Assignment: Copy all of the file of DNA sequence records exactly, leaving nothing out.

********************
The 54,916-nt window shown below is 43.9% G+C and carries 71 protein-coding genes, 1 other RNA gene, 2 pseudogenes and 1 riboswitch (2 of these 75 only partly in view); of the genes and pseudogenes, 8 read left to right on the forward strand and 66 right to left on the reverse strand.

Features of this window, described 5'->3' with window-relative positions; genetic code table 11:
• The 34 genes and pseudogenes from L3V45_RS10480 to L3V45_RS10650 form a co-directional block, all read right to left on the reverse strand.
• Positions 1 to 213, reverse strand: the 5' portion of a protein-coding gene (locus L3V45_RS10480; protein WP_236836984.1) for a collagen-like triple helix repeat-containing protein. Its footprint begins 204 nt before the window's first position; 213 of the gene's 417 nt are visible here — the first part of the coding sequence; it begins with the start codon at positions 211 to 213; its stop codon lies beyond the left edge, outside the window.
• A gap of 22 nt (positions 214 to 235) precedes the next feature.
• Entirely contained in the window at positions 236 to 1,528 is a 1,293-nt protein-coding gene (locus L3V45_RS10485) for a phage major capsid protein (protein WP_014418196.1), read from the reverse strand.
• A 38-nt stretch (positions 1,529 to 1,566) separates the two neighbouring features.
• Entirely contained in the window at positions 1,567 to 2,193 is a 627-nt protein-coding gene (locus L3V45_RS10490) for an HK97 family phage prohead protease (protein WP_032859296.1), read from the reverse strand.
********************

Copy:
The 54,916-nt window shown below is 43.9% G+C and carries 71 protein-coding genes, 1 other RNA gene, 2 pseudogenes and 1 riboswitch (2 of these 75 only partly in view); of the genes and pseudogenes, 8 read left to right on the forward strand and 66 right to left on the reverse strand.

Features of this window, described 5'->3' with window-relative positions; genetic code table 11:
• The 34 genes and pseudogenes from L3V45_RS10480 to L3V45_RS10650 form a co-directional block, all read right to left on the reverse strand.
• Positions 1 to 213, reverse strand: the 5' portion of a protein-coding gene (locus L3V45_RS10480; protein WP_236836984.1) for a collagen-like triple helix repeat-containing protein. Its footprint begins 204 nt before the window's first position; 213 of the gene's 417 nt are visible here — the first part of the coding sequence; it begins with the start codon at positions 211 to 213; its stop codon lies beyond the left edge, outside the window.
• A gap of 22 nt (positions 214 to 235) precedes the next feature.
• Entirely contained in the window at positions 236 to 1,528 is a 1,293-nt protein-coding gene (locus L3V45_RS10485) for a phage major capsid protein (protein WP_014418196.1), read from the reverse strand.
• A 38-nt stretch (positions 1,529 to 1,566) separates the two neighbouring features.
• Entirely contained in the window at positions 1,567 to 2,193 is a 627-nt protein-coding gene (locus L3V45_RS10490) for an HK97 family phage prohead protease (protein WP_032859296.1), read from the reverse strand.